Slaves, usually captives from foreign wars, or children, sold by their families to pay off debts, had no rights, could be bought and sold and mistreated at the whim of their owners. They were not considered to be people. But Jesus healed slaves, Paul urged they be treated humanely, and slaves became full members of the early Church.
Women (like children) had no more rights than slaves, were the property of a man – either their father or their husband – could be mistreated, sold, and could not give evidence in a court of law. Yet, Jesus treated them with courtesy, healed them, and sent them to share the gospel, and never ordered them to be silent; and the evidence from Acts and the Epistles is that they were honoured leaders of congregations, preachers and evangelists in the Early Church.
In Christ, there was no ‘them’ and ‘us’.
In his commentary on the Gospel story that we heard today, Jeffrey John, the Dean of St Albans, observed that the Gospel writers often used demon possession to speak of the disordered powers that affect both people and communities. In this story the demons, which called themselves ‘Legion’ would be understood as standing for the evil influences of the Roman occupation on individuals and communities. John quotes the theologian Walter Wink, who says that Paul believed all earthly powers are created and set in place by God with a good purpose, but almost inevitably, they turn from their God-willed function and become demonic, self-serving, and worshipping the idols of wealth and war, power and oppression, and that these systems become self-perpetuating.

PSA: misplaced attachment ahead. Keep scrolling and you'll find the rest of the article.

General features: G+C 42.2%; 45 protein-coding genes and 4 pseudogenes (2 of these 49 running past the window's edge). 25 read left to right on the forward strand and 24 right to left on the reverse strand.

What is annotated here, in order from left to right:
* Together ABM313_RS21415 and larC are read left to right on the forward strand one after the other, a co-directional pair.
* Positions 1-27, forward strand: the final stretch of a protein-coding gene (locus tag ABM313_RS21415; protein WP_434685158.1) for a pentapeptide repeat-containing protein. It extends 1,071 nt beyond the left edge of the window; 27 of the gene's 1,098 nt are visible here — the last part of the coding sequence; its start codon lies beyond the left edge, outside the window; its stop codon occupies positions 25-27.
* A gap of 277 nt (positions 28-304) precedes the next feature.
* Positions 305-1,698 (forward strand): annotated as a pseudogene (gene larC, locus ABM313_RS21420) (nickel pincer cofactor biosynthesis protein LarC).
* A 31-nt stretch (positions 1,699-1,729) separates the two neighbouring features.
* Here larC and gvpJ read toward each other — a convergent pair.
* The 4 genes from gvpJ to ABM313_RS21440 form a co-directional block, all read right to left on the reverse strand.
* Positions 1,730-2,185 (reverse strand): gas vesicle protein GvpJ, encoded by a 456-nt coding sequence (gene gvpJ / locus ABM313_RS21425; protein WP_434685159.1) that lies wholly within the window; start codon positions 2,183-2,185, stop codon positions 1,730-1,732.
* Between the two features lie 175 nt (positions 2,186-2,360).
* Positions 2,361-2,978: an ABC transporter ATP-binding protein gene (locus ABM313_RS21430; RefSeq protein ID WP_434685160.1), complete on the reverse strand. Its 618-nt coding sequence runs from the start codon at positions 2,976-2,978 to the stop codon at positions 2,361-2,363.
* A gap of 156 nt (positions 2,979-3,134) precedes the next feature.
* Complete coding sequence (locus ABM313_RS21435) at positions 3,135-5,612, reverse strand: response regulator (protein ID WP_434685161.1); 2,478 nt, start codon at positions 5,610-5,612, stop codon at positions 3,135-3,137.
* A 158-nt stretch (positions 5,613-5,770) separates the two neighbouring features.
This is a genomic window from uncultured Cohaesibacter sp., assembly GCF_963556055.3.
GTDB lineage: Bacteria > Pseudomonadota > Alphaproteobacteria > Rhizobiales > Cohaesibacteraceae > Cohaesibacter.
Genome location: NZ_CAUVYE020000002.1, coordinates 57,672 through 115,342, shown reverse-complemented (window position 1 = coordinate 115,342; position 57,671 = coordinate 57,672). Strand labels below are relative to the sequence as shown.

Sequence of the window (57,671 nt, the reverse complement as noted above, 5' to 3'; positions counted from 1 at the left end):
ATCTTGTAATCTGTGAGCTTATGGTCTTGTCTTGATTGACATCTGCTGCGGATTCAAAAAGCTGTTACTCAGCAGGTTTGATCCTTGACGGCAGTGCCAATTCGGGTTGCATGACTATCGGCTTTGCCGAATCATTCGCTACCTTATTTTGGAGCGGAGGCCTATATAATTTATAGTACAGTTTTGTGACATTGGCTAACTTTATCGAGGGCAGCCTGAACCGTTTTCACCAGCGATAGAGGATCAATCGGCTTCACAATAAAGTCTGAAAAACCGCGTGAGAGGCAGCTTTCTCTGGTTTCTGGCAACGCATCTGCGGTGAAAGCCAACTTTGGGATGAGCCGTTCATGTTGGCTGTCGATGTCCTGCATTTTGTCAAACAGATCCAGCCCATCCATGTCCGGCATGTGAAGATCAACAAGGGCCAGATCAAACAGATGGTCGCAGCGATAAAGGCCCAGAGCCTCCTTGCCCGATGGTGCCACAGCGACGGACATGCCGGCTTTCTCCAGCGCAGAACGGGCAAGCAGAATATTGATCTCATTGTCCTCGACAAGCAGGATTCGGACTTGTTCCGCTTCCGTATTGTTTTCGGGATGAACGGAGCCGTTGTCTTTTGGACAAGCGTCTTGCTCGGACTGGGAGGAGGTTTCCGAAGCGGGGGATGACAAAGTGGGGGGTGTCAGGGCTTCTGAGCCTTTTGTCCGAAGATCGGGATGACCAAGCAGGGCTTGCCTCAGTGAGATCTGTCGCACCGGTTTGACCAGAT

One of the ways in which the powers maintain their systems of domination, is by creating boundaries, and rigidly classifying who is in and who is out, who can be counted as ‘us’ and who is to be treated as ‘them’. The tragedy of the Christian Church, and of Christendom, the societies that looked to Christianity for guidance, is that they adopted those strategies too.
In the early Church, Jews and Gentiles were equal, but as the Church became more Gentile, the Jews became targeted as an ‘out group.’ They were blamed for the death of Christ, there were numerous pogroms and expulsions, and even the horror of the Holocaust didn’t open the eyes of Western society to the anti-Semitism in its midst. When I came to live here I was shocked to learn that Jews were not allowed to be members of our most prestigious local golf club, because to me Jews were not a threatening minority, they were people with faces and names, my friends at school and my husband’s partners at work.
In Christ, there is no ‘them’ and ‘us’